Special opening hours and guided tour for Zurich Art | March, organized by Zurich Art Weekend
Guided tour and drinks | Friday, March 4, 6.30pm
Opening hours during the weekend | Fr March 4, 11am-8pm, Sat-Sun March 5-6, 11am-7pm
Untitled, 2007, depicts a small house with a woman walking towards it. Her facial contours seem dissolved and are recognizable only through the black mouth and large frayed eyes. She points to the sparse façade, which is pierced only by a pair of two-shuttered windows. On the peaked gable, a letter presently adorns the plain property: “N”. The building is set on a lush green lawn, but the sky above is whitewashed in gassed gray.
“To me, drinking cola means dying endlessly,” states André Butzer, but at the same time, “I think it’s great.” He uses such absolute contradictions in all aspects of his work. A collection of this vocabulary is evident in the drawings and paintings on view at Livie Fine Art.
Butzer presumes a fundamental estrangement between humankind and the world that has destroyed everything human as a result of the industrialized world. He allows the beautiful and the terrible to merge, joy and sorrow, hope and despair. To reach any future from this point, he invents a fiction that includes everything that has existed, including the entertainment and destruction industries of the 20th century as well as motifs of late capitalism.
Butzer dreams up a cosmic place, “NASAHEIM”, unimaginable and only to be approximated, where everything is present and any pictorial figures can come together in peace in the picture: The faceless skull, which carries all shame and crime, but in whose desperate eyes and limp body one hears the longing for a peaceful existence – Untitled (Schandemann), 2006 – or the “Friedens-Siemense” – Untitled, 2006 -, which float insubstantially through the air, transcending everything in carefree innocence, yet knowing of the devastating horror of the world.
In the painting as well as in the presented drawings, one sees the effort of his figures to find a hold between concentration poles of promising place and imaginative insanity.
Drawing plays an important role in Butzer’s practice. His works on paper are neither part of the painting process nor made in advance as sketches, but are created afterwards, after the painting. Their function is memory, lightness, and note-taking. All drawings are independent. He revisits the same types of figures again and again and paints his pictures as often as possible to make the world “less terrible” with them.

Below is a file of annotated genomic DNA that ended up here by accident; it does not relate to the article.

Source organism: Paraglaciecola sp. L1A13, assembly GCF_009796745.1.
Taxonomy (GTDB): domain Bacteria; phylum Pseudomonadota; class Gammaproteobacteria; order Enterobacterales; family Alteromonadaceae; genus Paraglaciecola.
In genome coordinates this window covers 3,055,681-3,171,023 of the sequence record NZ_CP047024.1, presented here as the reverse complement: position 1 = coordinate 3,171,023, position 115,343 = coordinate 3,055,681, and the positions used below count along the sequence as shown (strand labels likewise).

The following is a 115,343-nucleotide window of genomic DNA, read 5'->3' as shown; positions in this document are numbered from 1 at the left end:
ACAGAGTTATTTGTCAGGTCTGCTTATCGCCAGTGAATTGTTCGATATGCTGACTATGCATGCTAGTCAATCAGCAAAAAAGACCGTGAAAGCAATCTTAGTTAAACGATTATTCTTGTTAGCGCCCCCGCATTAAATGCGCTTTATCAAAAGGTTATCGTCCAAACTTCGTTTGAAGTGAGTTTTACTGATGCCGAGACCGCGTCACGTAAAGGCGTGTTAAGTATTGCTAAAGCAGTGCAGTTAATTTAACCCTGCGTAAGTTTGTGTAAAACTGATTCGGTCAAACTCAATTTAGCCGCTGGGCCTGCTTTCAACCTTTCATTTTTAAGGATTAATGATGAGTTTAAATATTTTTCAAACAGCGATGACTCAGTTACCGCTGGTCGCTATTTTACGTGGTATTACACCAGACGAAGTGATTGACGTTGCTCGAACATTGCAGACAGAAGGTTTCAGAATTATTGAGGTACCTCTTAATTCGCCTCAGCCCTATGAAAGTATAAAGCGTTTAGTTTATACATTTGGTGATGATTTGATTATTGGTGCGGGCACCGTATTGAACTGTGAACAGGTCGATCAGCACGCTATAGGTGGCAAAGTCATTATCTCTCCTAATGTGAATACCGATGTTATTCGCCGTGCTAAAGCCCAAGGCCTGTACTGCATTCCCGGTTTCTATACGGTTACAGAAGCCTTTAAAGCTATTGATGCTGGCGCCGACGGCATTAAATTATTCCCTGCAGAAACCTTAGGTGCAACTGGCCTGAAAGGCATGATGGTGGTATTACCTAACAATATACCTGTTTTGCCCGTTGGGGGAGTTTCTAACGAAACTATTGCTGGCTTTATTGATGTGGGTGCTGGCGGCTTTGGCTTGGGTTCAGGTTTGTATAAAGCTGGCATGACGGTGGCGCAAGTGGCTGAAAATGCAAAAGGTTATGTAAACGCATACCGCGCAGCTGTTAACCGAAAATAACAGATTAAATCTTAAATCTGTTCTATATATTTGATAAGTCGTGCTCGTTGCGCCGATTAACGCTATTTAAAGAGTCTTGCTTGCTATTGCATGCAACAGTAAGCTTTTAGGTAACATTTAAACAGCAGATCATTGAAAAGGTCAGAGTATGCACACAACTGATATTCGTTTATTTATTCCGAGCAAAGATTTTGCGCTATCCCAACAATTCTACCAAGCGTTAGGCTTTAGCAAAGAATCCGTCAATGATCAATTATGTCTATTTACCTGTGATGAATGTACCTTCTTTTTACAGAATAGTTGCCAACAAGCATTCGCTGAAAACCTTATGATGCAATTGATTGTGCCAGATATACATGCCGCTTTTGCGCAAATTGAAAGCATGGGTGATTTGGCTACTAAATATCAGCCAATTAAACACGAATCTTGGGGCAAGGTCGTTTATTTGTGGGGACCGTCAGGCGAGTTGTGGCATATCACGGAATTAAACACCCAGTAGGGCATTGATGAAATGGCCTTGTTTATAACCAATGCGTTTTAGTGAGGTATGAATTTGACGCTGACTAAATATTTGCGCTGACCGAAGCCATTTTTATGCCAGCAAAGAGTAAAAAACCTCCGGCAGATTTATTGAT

Butzer’s self-declared “Science-Fiction Expressionism” separates itself in a dreamlike fashion from a distorted present. Here he views abstraction as a process of dissolution and detachment. It is an abstraction that protects him as a dreamer by no longer allowing him to repress the horrors, but to unfold them pictorially.
Butzer’s painting constantly expands in this attempt: From within, he dissolves his motifs, decomposes the pictorial figures into a non-representation whose contours seem to literally tear. He takes symbol and representation out of the picture, transforming it into abstract elements such as bundles of lines and circles (Untitled, 2009 and 2011).
There is an absence of titles and of figures, but absence of color does not exist in his work. Black and white are rather poles of concentration between which other colors move in order to be able to arrive at an elementary painterly image.
For André Butzer, painting is always also a demonstration of existence, which is constantly updated and perpetuated with each painting. Hence no two paintings are alike: There is no series. There are no titles. No “N-House” looks like the previous one, each is individual. The painter always asks about humankind, about its existence. His depicted figure is thus always also a figure of existence, be it abstract or a potato chip, it equally fulfills and reveals everything human.
Marlene A. Schenk
Palermo, February 2022
 André Butzer, quoted from: Christian Malycha, Sein und Bild. André Butzer 1994–2014, Bielefeld: Kerber Verlag, 2017, p. 40.
 ibid, p. 152.
ABOUT THE ARTIST
André Butzer, born in Stuttgart in 1973
Since 1996, his paintings have been the subject of numerous institutional exhibitions; solo exhibitions among others at IKOB Museum of Contemporary Art in Eupen, Belgium; Kestnergesellschaft in Hanover, Germany; Kunsthalle Nuremberg, Germany; Kunstverein Reutlingen, Germany; Museum of Light, Hokuto, Japan; Växjö Konsthall in Växjö, Sweden; and YUZ Museum, Shanghai, China.
Among others, works of his are part of the collections of the Art Institute of Chicago; Carré d’Art, Nîmes; Contemporary Art Collection of the Federal Republic of Germany, Bonn; Deichtorhallen Hamburg / Falckenberg Collection; Hall Art Foundation, Reading; Kupferstichkabinett, Berlin State Museums, Berlin, Germany; Nationalgalerie / Hamburger Bahnhof – Museum für Gegenwart, Berlin; LACMA, Los Angeles; MOCA, Los Angeles; Paula Modersohn-Becker Museum, Bremen; Rubell Museum, Miami; YUZ Museum, Shanghai.
Image on top of the page:
wax crayon on paper, 68 x 50 cm